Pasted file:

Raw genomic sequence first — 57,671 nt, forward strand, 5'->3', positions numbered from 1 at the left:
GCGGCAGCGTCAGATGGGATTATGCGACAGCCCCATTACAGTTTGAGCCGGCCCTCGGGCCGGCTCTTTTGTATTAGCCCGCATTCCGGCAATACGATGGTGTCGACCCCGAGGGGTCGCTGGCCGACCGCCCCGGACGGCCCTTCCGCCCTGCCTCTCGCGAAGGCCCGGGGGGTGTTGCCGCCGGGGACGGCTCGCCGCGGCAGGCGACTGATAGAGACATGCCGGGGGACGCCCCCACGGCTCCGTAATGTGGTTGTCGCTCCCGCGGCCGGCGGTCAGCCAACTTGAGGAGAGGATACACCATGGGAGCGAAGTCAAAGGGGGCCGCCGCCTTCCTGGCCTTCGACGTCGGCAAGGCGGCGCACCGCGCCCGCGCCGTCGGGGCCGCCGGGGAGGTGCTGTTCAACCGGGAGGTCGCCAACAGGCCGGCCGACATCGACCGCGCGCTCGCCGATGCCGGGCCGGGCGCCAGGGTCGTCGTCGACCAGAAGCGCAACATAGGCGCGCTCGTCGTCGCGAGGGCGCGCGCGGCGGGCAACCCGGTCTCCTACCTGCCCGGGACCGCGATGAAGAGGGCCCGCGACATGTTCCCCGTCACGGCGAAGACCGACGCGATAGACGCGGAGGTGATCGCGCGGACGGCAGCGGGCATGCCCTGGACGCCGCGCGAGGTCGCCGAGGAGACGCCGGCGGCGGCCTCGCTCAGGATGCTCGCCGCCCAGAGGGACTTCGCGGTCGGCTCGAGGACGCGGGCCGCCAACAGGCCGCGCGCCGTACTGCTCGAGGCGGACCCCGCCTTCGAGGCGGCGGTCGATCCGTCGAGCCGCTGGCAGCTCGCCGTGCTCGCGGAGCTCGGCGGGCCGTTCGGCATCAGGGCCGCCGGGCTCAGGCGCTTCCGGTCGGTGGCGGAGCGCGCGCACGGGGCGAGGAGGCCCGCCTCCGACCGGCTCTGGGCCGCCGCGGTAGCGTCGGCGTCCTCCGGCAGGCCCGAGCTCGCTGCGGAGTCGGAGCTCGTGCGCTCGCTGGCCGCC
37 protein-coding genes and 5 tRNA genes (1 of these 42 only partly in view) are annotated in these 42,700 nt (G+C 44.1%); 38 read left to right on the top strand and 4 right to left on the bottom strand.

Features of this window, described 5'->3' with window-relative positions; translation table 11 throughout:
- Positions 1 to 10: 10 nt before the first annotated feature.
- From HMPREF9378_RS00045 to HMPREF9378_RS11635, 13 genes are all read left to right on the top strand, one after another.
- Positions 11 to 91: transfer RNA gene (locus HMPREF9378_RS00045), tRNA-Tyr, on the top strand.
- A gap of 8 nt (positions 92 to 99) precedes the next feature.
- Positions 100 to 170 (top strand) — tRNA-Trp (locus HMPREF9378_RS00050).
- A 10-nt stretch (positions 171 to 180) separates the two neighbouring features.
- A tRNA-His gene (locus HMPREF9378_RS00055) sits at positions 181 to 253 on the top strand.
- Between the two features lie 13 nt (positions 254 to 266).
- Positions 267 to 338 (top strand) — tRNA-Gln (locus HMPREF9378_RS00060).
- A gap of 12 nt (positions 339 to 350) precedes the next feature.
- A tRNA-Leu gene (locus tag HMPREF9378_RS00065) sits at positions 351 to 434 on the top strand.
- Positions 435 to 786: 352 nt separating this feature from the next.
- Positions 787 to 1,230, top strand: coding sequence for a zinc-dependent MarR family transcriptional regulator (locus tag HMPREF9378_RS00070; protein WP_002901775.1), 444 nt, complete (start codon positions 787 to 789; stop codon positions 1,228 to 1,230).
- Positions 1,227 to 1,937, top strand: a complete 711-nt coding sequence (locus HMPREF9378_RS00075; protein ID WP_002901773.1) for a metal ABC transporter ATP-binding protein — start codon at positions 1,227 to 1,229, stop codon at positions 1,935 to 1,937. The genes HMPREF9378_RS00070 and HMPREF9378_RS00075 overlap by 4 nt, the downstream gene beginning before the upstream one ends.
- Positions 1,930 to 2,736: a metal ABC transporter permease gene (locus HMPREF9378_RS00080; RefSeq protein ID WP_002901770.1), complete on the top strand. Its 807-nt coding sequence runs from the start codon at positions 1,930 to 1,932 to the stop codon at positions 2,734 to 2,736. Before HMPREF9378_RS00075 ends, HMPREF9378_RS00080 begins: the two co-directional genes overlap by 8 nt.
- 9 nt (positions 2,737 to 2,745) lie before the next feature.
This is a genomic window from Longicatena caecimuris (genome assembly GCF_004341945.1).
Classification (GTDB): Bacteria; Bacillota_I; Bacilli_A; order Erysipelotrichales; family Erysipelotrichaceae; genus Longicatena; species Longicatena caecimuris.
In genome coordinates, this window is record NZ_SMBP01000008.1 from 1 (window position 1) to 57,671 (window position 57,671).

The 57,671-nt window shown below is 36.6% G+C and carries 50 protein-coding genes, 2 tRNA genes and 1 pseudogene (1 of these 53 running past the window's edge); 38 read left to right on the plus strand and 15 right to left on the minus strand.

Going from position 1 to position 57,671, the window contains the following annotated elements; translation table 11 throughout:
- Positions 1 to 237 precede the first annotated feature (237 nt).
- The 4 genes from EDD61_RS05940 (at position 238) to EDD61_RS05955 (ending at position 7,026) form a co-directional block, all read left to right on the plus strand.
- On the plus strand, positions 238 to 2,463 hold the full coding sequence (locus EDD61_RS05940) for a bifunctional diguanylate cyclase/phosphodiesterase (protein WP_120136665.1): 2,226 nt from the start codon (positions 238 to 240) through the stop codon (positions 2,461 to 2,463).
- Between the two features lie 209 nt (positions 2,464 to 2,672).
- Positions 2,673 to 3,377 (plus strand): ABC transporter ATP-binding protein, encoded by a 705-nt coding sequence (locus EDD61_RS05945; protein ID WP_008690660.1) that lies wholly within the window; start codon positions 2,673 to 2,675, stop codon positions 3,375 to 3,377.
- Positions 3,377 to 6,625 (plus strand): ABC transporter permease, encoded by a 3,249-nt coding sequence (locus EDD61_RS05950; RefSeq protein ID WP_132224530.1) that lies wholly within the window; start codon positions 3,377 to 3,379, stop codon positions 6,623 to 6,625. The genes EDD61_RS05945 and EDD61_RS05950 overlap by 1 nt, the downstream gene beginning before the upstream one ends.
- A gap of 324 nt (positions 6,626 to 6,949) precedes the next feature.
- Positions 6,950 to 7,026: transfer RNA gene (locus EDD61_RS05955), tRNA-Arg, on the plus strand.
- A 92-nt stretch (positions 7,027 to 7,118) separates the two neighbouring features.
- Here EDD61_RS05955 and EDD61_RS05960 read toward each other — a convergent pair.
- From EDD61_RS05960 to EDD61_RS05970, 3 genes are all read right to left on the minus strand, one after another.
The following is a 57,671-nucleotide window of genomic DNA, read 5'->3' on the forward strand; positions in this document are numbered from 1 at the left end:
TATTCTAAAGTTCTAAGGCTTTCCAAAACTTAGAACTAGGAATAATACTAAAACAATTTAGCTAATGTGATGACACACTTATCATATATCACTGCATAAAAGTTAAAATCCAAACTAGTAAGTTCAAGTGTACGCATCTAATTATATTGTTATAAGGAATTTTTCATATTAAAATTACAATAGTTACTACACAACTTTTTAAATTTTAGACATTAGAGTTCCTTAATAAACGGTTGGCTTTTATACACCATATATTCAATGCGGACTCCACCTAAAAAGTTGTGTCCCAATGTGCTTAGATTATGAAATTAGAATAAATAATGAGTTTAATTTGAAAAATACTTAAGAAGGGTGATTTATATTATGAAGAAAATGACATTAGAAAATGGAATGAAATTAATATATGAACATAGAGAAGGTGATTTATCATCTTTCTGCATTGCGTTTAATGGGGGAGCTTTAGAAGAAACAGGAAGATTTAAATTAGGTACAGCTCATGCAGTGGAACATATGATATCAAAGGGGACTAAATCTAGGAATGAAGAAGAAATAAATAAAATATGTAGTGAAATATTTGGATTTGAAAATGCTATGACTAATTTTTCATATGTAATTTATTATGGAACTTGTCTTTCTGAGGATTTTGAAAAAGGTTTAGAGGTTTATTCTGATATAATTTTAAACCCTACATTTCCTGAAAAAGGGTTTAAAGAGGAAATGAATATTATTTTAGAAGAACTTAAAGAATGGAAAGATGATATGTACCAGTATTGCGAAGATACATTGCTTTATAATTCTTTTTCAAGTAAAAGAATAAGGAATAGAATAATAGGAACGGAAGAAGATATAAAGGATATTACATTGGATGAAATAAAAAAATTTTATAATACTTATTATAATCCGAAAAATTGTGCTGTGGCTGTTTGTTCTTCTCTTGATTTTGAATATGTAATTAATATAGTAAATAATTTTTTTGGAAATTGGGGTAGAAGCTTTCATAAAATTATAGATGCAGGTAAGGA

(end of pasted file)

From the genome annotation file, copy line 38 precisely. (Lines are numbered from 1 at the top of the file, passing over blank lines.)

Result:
TATTCTAAAGTTCTAAGGCTTTCCAAAACTTAGAACTAGGAATAATACTAAAACAATTTAGCTAATGTGATGACACACTTATCATATATCACTGCATAAAAGTTAAAATCCAAACTAGTAAGTTCAAGTGTACGCATCTAATTATATTGTTATAAGGAATTTTTCATATTAAAATTACAATAGTTACTACACAACTTTTTAAATTTTAGACATTAGAGTTCCTTAATAAACGGTTGGCTTTTATACACCATATATTCAATGCGGACTCCACCTAAAAAGTTGTGTCCCAATGTGCTTAGATTATGAAATTAGAATAAATAATGAGTTTAATTTGAAAAATACTTAAGAAGGGTGATTTATATTATGAAGAAAATGACATTAGAAAATGGAATGAAATTAATATATGAACATAGAGAAGGTGATTTATCATCTTTCTGCATTGCGTTTAATGGGGGAGCTTTAGAAGAAACAGGAAGATTTAAATTAGGTACAGCTCATGCAGTGGAACATATGATATCAAAGGGGACTAAATCTAGGAATGAAGAAGAAATAAATAAAATATGTAGTGAAATATTTGGATTTGAAAATGCTATGACTAATTTTTCATATGTAATTTATTATGGAACTTGTCTTTCTGAGGATTTTGAAAAAGGTTTAGAGGTTTATTCTGATATAATTTTAAACCCTACATTTCCTGAAAAAGGGTTTAAAGAGGAAATGAATATTATTTTAGAAGAACTTAAAGAATGGAAAGATGATATGTACCAGTATTGCGAAGATACATTGCTTTATAATTCTTTTTCAAGTAAAAGAATAAGGAATAGAATAATAGGAACGGAAGAAGATATAAAGGATATTACATTGGATGAAATAAAAAAATTTTATAATACTTATTATAATCCGAAAAATTGTGCTGTGGCTGTTTGTTCTTCTCTTGATTTTGAATATGTAATTAATATAGTAAATAATTTTTTTGGAAATTGGGGTAGAAGCTTTCATAAAATTATAGATGCAGGTAAGGA